Compare and contrast methods of interpersonal communication

 

o

Managers can evaluate the various communication methods according to their feedback, complexity capacity, breadth potential, confidentially, encoding ease, decoding ease, time- space constraint, cost, interpersonal warmth, formality, scanability, and time of consumption

Identify barriers to effective interpersonal communication, and describe how to overcome them

 

o

The barriers to effective communication include filtering, emotions, information overload, defensiveness, language and national culture. Managers can overcome these barriers by using feedback, simplifying language, listening actively, constraining emotions and watching for non-verbal cues

Explain how communication can flow most effectively in organisations

o

Formal communication is communication that takes place within prescribed organisational

work arrangements. Informal communication is not defined by the organisation‟s structural

o

hierarchy. Communication in an organisation can flow downward, upward, laterally and diagonally. The 3 communication networks include the chain, the wheel, and the all-channel

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Managers should manage the grapevine as an important information network. They can minimise the negative consequences of rumours by communicating openly, fully and honestly with employees

CHAPTER 10 UNDERSTANDING GROUPS AND TEAMS

UNDERSTANDING GROUPS

Individuals act differently in groups compared with when they are alone. Therefore, if managers want to become effective in designing and managing groups they need to develop better understanding of group behaviour and the characteristics of effective teams

The terms groups and teams are used interchangeably when discussing organisational settings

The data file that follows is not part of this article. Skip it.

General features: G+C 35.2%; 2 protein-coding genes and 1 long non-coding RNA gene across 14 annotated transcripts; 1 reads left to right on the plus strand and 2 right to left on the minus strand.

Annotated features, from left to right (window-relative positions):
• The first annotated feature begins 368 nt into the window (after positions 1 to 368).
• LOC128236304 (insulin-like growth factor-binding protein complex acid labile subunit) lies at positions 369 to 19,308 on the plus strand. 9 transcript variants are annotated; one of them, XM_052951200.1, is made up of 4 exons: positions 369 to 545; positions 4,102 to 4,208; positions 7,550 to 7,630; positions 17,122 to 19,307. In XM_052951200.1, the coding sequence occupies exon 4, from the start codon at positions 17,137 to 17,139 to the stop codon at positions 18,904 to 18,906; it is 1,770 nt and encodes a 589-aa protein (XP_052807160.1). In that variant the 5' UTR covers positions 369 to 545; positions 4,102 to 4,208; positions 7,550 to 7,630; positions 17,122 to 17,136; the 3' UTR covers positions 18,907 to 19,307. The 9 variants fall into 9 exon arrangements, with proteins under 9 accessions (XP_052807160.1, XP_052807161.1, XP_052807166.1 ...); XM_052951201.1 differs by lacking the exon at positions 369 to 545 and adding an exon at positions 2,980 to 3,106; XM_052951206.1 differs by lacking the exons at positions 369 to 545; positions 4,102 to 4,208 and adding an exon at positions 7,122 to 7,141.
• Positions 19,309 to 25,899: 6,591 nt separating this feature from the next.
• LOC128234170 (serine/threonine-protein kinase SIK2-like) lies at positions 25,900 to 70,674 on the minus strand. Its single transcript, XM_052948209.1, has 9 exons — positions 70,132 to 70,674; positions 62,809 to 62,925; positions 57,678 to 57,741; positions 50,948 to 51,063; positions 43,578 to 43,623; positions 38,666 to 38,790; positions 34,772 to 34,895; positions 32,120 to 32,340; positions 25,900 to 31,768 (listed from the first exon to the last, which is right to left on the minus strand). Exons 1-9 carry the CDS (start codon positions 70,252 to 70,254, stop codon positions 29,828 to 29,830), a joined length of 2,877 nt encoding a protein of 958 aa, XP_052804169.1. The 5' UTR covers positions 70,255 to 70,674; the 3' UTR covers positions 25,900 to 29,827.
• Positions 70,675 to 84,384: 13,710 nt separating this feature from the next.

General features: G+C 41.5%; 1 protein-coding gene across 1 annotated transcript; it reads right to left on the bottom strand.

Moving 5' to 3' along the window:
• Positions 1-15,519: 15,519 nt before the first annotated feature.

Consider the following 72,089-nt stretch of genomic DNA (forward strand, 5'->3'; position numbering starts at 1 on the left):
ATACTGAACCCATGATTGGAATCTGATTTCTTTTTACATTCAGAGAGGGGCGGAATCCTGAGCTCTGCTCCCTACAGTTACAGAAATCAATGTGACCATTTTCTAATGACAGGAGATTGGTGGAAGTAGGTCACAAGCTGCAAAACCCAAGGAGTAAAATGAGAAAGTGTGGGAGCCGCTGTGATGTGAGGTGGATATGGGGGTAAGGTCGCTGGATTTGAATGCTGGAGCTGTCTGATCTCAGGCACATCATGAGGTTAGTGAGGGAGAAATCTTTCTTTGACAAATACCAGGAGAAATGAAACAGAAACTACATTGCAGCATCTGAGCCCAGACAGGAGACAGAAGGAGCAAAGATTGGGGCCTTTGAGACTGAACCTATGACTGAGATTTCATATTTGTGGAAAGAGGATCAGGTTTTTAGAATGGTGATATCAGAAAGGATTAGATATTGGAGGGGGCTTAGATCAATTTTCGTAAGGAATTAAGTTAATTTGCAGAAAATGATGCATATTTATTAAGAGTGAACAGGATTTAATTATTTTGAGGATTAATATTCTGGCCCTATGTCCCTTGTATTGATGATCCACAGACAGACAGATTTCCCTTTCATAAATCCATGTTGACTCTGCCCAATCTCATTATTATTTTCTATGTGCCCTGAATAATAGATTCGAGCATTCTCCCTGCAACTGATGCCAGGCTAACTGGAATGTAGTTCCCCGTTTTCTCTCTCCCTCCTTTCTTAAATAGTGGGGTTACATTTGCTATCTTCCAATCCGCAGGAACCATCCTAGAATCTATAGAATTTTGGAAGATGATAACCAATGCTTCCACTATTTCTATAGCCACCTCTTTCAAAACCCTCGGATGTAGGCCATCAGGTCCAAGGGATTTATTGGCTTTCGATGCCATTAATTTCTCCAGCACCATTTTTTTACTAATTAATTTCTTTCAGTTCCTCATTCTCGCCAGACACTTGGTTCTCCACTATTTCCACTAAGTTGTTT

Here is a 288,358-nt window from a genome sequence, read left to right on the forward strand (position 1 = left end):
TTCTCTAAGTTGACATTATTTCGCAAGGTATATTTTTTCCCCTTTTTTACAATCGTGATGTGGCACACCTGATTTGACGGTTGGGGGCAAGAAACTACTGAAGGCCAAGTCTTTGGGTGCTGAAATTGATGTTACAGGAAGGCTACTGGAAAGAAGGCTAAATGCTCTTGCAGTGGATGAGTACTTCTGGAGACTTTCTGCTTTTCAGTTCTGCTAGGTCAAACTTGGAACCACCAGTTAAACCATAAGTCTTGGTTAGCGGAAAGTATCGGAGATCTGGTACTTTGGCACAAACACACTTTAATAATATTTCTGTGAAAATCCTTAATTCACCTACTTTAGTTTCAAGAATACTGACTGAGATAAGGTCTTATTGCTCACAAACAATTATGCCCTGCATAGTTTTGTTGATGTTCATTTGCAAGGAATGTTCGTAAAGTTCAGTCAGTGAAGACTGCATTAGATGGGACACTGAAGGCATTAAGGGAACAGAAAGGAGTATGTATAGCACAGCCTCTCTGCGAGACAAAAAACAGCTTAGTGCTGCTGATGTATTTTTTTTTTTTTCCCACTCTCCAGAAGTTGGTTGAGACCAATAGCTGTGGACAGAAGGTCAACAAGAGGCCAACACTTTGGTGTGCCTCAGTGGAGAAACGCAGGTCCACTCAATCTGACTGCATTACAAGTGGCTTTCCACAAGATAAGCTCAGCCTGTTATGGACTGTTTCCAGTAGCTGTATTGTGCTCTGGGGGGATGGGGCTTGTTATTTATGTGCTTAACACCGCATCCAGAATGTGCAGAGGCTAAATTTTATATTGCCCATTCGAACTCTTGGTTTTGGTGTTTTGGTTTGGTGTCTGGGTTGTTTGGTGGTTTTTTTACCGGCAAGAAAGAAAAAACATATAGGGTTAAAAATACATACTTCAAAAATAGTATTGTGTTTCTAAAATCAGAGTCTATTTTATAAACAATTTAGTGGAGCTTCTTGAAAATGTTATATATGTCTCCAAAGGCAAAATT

WHAT IS A GROUP?

Group 2 or more people with a common goal, but there is no psychological contract between them the outcomes are less dependent on all the members working together and there is usually no shared responsibility and accountability for outcomes.

Groups can be either formal (formed by organisations) or informal (social). For work groups in organisations are also called teams.

Examples of formal goals

Command groups: these are the basic, traditional work groups determined by formal authority relationships and depicted on the organisational chart. They typically include a manager and those subordinates who report directly to the manager

Cross-functional teams: these bring together the knowledge and skills of individuals from various

work areas in order to come up with solutions to operational problems. Cross-functional teams also

include groups whose members have been trained to do each other‟s jobs

Self-managed teams: these are essentially independent groups that, in additional to doing their operating jobs, take on traditional management responsibilities such as hiring, planning and scheduling, and performance evaluations

Task forces: these are temporary groups created to accomplish a specific task. Once that task is complete, the group is disbanded

Why do we need teams?

Complex projects needs more than one person Multiple areas of expertise one person does not have all the skills

o

Sequential tasks Time (one person would take too long to complete the project) Teams offer a diversity of knowledge, ideas and opinions

o

o

STAGES OF GROUP DEVELOPMENT

Forming the 1 st stage of group development in which people join the group and then define the group‟s purpose, structure and leadership

It has 2 phases:

o

o

People join the group

The task of defining the group‟s purpose, structure and

leadership. This phase is characterised by a great deal of

WEEK 5: T5 o Managing Organisations and People – MGMT1001 Managers should manage the grapevine as

uncertainty as members „test the waters‟ to determine what types of behaviour are

unacceptable

Storming the 2 nd stage of group development, which is characterised by intragroup conflict

Members accept the existence of the group but resist the control that the group imposes on individuality. There is conflict over who will control the group.

When this stage is complete, there should be a relatively clear hierarchy of leadership within the group and agreement on the group‟s direction

Norming the 3 rd stage of group development, which is characterised by close relationships and cohesiveness

There is a strong sense of group identity and camaraderie

When complete, the group structure solidifies and the group has assimilated a common set of expectations/norms regarding member behaviour